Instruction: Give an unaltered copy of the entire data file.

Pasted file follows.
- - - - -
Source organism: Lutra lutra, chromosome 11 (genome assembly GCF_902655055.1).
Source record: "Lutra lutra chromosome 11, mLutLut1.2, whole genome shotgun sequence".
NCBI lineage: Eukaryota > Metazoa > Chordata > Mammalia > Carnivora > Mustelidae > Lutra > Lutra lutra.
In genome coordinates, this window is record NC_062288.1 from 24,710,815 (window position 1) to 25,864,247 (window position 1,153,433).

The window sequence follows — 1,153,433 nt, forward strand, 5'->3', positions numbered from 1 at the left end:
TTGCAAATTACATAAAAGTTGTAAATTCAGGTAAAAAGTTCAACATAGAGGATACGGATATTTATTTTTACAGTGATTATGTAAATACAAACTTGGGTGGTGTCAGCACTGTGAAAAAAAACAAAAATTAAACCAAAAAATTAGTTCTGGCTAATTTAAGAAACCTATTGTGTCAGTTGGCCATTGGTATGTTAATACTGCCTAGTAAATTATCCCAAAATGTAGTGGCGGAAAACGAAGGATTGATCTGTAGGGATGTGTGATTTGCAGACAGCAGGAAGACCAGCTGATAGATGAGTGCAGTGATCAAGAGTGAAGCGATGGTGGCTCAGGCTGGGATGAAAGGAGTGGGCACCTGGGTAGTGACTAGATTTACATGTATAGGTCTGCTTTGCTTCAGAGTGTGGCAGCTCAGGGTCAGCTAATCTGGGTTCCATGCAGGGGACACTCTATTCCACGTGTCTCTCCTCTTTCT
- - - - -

Source organism: Lutra lutra, chromosome 11 (genome assembly GCF_902655055.1).
Source record: "Lutra lutra chromosome 11, mLutLut1.2, whole genome shotgun sequence".
NCBI lineage: Eukaryota > Metazoa > Chordata > Mammalia > Carnivora > Mustelidae > Lutra > Lutra lutra.
In genome coordinates, this window is record NC_062288.1 from 24,710,815 (window position 1) to 25,864,247 (window position 1,153,433).

The window sequence follows — 1,153,433 nt, forward strand, 5'->3', positions numbered from 1 at the left end:
TTGCAAATTACATAAAAGTTGTAAATTCAGGTAAAAAGTTCAACATAGAGGATACGGATATTTATTTTTACAGTGATTATGTAAATACAAACTTGGGTGGTGTCAGCACTGTGAAAAAAAACAAAAATTAAACCAAAAAATTAGTTCTGGCTAATTTAAGAAACCTATTGTGTCAGTTGGCCATTGGTATGTTAATACTGCCTAGTAAATTATCCCAAAATGTAGTGGCGGAAAACGAAGGATTGATCTGTAGGGATGTGTGATTTGCAGACAGCAGGAAGACCAGCTGATAGATGAGTGCAGTGATCAAGAGTGAAGCGATGGTGGCTCAGGCTGGGATGAAAGGAGTGGGCACCTGGGTAGTGACTAGATTTACATGTATAGGTCTGCTTTGCTTCAGAGTGTGGCAGCTCAGGGTCAGCTAATCTGGGTTCCATGCAGGGGACACTCTATTCCACGTGTCTCTCCTCTTTCT